Pediatric Oncology Trailblazer
Dr. Shamvil Ashraf
Following medical school, Dr. Shamvil Ashraf, a pediatric oncologist, pursued a noble journey of serving humanity. His focus was more specific to provide free care to pediatric cancer patients. When Dr. Shamvil graduated in 1984, he wanted to care for children with cancer but there weren’t facilities in Pakistan dedicated to pediatric oncology. In 1980, Dr. Shamvil left for Ireland and the United Kingdom to train in pediatric oncology following the completion of his pediatric residency and fellowship. He returned to Pakistan in 1995, joining Shaukat Khanum Memorial Cancer Hospital & Research Centre in Lahore. After some time he moved to Karachi and worked in private practice while also collecting money to fulfill his dream to diagnose and treat children with cancer-free of charge.
In 1999, he established the Children’s Cancer Foundation with the help of Dr. Abdul Bari and raised about $400. Undeterred, Dr. Shamvil treated children with cancer, first in a single room before moving to a daycare center and later a small hospital space. Children’s Cancer Hospital began providing daycare chemotherapy, pharmacy, and outpatient clinic services. He used a private hospital for admitting patients while the foundation paid the bills.
Eventually, the hospital grew to take on a floor of a bigger hospital. With the determination to see
more Pakistani children diagnosed and treated along with the help of My Child Matters grant, Children’s Cancer Hospital began nurse training in 2009 to go along with institutional fellowships to train pediatric oncologists.
By 2014, the hospital had three floors and provided a comprehensive childhood cancer unit. In its early years, Children’s Cancer Hospital treated a couple of dozen new patients a year. By 2014, it was 500 new cases a year. As the unit grew, the ultimate goal was to build a new hospital. Dr. Shamvil began fundraising and even purchased land for a new facility. But then Dr. Bari– a founding board member of Children’s Cancer Foundation – approached with the idea to merge, creating a children’s cancer unit in Korangi Campus.
The merger meant having access to labs, diagnostics, and other services already created at Indus while utilizing its education and training opportunities. The two institutions merged in 2014, and construction of a new pediatric complex began in 2015. Children’s Cancer Hospital relocated in 2017 to the Korangi campus.
Since the merger, the number of new pediatric cancer patients registered has doubled to 1,000 a year. Now, the current 150-bed pediatric unit provides space for all pediatric medicine, surgery, and oncology care needs. The unit handles all of Indus’ pediatric cancer patients from birth through age 16. 45 % of patients are from Karachi, 35 % from interior Sindh, 15 % from Baluchistan, and the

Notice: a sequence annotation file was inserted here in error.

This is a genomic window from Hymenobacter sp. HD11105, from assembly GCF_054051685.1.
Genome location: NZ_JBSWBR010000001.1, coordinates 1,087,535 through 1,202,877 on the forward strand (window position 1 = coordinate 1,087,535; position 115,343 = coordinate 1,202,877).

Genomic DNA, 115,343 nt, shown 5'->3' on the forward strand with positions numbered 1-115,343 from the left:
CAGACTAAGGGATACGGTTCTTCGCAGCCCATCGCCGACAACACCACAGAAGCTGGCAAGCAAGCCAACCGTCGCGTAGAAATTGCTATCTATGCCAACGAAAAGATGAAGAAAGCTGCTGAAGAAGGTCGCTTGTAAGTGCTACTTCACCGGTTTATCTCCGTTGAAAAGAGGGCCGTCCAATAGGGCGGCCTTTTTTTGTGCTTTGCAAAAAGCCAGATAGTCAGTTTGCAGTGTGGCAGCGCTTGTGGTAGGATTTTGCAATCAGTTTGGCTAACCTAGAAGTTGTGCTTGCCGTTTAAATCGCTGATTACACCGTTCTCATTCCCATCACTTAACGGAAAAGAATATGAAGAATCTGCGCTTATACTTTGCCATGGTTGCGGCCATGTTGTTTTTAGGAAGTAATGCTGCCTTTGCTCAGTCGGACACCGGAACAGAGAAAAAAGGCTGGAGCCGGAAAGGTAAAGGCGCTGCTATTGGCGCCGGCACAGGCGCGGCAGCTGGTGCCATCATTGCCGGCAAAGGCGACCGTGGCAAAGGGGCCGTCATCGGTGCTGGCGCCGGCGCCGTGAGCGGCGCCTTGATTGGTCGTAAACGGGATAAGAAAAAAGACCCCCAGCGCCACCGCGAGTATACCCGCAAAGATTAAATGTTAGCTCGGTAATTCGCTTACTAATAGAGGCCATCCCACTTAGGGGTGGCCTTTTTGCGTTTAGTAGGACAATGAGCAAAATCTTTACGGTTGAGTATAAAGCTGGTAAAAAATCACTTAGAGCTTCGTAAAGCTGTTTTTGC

remainder from other parts of the country and Afghanistan.
The Indus Hospital maximizes oncology unit’s space by not admitting patients’ for chemotherapy. The 28-bed chemotherapy daycare unit administers treatment from 8 am until 10 pm.
The pediatric oncology unit collaborates with other institutions in Karachi as well as across Pakistan through its work as part of the Pakistan Society of Pediatric Oncology.
Since 2013, Indus is offering a two-year fellowship program in pediatric oncology. Indus also offers nursing training courses that attract nurses from across Pakistan and other countries. In 2019, six nurses from outside Pakistan participated in the course. Nearly 300 nurses have received training at Indus under the My Child Matters grant.
The Indus Hospital currently has nine pediatric oncologists. It also educates pediatricians across Pakistan. It also conducts awareness campaigns at other hospitals while bringing in physicians for workshops.
Indus is the only center in Pakistan with four subspecialties in pediatric oncology: leukemia, lymphoma, sarcoma and solid tumor, and neuro-oncology.
“We’re growing in all directions of services, research, and academics,” Dr. Ashraf said. “Indus is now in a state of leadership of pediatric oncology in Pakistan. We’ve developed the capacity to not only build our unit but other units to improve the infrastructure and care.” That growth is essential to meet the pediatric cancer needs of Pakistan. Of the 8,000 new cases per year in Pakistan, only about half reach a pediatric oncology unit. And more than 25 % of patients who reach a treatment center have advanced disease. Indus is turning that tide. It has seen a significant decrease in left during treatment (LDT), patients who are seen in the clinic but leave for whatever reason. Specialized care has contributed to that number declining to 6 % from 15 % just five years ago.
Abandonment and access to quality care are challenges in Pakistan, but Dr. Shamvil believes a bright future is ahead, thanks in part to these collaborations.